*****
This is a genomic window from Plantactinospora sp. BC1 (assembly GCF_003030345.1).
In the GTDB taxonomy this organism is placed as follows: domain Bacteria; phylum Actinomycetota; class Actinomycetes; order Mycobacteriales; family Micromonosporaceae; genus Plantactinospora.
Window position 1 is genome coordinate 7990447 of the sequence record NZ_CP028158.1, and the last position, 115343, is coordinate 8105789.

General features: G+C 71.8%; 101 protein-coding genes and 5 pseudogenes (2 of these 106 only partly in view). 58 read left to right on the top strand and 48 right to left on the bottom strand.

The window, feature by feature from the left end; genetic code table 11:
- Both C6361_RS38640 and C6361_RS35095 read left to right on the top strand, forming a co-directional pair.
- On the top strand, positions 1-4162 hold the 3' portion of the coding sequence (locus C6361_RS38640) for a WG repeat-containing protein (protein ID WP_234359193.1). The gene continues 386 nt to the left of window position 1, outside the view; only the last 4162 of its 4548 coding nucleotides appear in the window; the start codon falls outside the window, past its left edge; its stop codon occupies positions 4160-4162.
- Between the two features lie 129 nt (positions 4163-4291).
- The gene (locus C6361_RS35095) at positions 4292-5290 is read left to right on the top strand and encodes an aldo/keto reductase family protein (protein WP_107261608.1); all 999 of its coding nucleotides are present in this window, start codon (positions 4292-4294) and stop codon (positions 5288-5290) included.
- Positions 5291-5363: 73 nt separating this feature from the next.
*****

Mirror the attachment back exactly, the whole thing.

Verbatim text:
This is a genomic window from Plantactinospora sp. BC1 (assembly GCF_003030345.1).
In the GTDB taxonomy this organism is placed as follows: domain Bacteria; phylum Actinomycetota; class Actinomycetes; order Mycobacteriales; family Micromonosporaceae; genus Plantactinospora.
Window position 1 is genome coordinate 7990447 of the sequence record NZ_CP028158.1, and the last position, 115343, is coordinate 8105789.

General features: G+C 71.8%; 101 protein-coding genes and 5 pseudogenes (2 of these 106 only partly in view). 58 read left to right on the top strand and 48 right to left on the bottom strand.

The window, feature by feature from the left end; genetic code table 11:
- Both C6361_RS38640 and C6361_RS35095 read left to right on the top strand, forming a co-directional pair.
- On the top strand, positions 1-4162 hold the 3' portion of the coding sequence (locus C6361_RS38640) for a WG repeat-containing protein (protein ID WP_234359193.1). The gene continues 386 nt to the left of window position 1, outside the view; only the last 4162 of its 4548 coding nucleotides appear in the window; the start codon falls outside the window, past its left edge; its stop codon occupies positions 4160-4162.
- Between the two features lie 129 nt (positions 4163-4291).
- The gene (locus C6361_RS35095) at positions 4292-5290 is read left to right on the top strand and encodes an aldo/keto reductase family protein (protein WP_107261608.1); all 999 of its coding nucleotides are present in this window, start codon (positions 4292-4294) and stop codon (positions 5288-5290) included.
- Positions 5291-5363: 73 nt separating this feature from the next.